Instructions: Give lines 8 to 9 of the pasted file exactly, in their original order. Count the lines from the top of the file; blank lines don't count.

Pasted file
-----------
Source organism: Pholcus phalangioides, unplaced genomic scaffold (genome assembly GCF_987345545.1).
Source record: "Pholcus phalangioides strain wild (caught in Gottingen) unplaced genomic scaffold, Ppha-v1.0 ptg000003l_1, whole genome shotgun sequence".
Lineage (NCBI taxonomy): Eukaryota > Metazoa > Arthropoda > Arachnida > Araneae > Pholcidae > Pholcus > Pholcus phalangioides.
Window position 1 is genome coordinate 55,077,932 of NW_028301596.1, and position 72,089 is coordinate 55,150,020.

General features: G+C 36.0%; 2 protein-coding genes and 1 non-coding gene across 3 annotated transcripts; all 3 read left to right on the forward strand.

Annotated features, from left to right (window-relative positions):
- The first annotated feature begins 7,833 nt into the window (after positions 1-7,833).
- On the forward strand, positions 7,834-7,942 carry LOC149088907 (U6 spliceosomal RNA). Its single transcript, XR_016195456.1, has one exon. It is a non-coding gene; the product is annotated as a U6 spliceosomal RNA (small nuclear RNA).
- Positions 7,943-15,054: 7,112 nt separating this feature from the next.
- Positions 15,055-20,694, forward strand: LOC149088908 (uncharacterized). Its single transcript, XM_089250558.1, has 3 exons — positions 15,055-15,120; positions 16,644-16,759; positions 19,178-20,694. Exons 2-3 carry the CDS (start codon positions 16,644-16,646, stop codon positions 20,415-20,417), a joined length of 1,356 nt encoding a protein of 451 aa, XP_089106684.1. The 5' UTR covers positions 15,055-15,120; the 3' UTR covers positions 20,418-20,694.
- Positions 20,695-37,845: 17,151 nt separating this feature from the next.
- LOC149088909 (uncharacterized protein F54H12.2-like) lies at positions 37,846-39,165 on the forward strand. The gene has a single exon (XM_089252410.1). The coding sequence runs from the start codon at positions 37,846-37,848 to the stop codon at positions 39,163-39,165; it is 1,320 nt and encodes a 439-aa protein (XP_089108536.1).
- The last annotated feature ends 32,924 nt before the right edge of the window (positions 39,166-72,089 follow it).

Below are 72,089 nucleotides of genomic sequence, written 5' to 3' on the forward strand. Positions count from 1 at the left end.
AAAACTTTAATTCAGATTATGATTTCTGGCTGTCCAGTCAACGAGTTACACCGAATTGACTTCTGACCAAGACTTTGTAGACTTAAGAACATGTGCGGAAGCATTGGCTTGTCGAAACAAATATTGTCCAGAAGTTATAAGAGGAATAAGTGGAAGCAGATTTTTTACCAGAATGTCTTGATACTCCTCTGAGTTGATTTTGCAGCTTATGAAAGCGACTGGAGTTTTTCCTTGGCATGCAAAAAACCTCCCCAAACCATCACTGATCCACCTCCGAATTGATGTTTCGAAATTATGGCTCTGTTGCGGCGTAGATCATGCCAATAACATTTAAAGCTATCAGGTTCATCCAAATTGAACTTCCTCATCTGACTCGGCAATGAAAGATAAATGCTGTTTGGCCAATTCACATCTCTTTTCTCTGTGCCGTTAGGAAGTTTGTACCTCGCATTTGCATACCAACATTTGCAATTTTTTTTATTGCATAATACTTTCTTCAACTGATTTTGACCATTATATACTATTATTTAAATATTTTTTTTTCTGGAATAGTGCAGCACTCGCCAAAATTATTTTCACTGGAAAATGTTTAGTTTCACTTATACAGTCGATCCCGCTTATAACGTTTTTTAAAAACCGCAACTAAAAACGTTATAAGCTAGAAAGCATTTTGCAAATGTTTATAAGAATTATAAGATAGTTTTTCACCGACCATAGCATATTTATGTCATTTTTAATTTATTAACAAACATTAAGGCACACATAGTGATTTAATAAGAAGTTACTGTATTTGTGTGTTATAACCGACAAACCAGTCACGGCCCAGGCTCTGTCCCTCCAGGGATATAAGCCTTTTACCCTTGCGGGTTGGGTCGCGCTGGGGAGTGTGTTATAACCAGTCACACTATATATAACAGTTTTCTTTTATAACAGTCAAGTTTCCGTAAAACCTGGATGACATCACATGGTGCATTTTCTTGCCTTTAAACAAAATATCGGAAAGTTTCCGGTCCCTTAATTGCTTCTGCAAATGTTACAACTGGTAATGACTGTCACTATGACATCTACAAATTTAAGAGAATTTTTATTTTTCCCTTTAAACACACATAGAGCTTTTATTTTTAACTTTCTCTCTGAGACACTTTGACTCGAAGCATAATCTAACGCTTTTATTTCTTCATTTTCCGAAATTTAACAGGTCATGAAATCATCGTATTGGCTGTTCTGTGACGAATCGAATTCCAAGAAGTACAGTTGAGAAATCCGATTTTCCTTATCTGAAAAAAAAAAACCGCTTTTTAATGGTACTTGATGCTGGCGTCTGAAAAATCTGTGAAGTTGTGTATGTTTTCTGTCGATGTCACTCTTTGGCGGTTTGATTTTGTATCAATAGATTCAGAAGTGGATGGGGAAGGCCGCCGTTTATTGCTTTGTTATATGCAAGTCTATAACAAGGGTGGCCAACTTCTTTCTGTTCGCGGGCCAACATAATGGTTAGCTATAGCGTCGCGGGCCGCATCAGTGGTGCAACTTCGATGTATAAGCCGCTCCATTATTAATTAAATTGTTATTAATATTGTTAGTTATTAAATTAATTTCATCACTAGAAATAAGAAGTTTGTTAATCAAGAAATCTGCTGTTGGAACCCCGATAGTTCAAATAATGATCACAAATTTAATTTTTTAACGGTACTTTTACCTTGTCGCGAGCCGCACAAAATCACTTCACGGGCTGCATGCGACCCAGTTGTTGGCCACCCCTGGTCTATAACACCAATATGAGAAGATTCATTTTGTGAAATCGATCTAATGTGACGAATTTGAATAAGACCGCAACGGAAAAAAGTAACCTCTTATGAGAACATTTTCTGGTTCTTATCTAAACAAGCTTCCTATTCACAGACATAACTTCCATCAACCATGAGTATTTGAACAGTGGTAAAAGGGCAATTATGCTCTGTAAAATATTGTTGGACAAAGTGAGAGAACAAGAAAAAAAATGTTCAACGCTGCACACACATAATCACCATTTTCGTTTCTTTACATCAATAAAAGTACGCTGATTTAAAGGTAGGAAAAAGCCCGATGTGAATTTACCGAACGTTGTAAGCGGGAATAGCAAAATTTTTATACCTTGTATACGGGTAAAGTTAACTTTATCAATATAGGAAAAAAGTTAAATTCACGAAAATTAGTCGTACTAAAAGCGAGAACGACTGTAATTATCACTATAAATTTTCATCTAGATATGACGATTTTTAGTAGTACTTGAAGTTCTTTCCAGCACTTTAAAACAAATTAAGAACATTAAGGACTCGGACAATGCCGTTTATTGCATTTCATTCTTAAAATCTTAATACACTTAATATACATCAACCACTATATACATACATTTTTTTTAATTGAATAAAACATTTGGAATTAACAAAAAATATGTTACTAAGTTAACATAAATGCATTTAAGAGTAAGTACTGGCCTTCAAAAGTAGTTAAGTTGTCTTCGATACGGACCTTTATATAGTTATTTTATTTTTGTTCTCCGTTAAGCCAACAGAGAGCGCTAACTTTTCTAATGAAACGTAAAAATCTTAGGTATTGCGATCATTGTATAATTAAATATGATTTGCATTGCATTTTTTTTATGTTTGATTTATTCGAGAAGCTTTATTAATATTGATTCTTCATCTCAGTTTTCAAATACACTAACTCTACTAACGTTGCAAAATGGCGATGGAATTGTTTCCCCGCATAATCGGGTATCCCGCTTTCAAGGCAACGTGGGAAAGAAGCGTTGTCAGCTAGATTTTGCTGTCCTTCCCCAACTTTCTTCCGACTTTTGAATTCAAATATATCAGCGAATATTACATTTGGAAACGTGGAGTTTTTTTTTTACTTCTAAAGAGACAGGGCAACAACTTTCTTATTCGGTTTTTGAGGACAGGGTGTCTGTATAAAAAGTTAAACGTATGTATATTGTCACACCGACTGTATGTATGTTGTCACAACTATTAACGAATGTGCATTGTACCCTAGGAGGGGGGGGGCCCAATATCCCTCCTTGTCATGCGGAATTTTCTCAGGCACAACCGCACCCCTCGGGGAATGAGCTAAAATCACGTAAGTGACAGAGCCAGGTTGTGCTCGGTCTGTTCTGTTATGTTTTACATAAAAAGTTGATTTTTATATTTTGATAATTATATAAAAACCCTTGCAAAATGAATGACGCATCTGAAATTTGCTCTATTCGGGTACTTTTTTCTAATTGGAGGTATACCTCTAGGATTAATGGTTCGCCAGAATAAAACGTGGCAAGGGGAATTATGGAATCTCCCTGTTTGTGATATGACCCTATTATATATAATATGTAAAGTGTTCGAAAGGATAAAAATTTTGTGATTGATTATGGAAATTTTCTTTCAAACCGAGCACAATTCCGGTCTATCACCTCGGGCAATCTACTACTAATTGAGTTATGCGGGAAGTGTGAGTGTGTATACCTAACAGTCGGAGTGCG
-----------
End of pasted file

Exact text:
- On the forward strand, positions 7,834-7,942 carry LOC149088907 (U6 spliceosomal RNA). Its single transcript, XR_016195456.1, has one exon. It is a non-coding gene; the product is annotated as a U6 spliceosomal RNA (small nuclear RNA).
- Positions 7,943-15,054: 7,112 nt separating this feature from the next.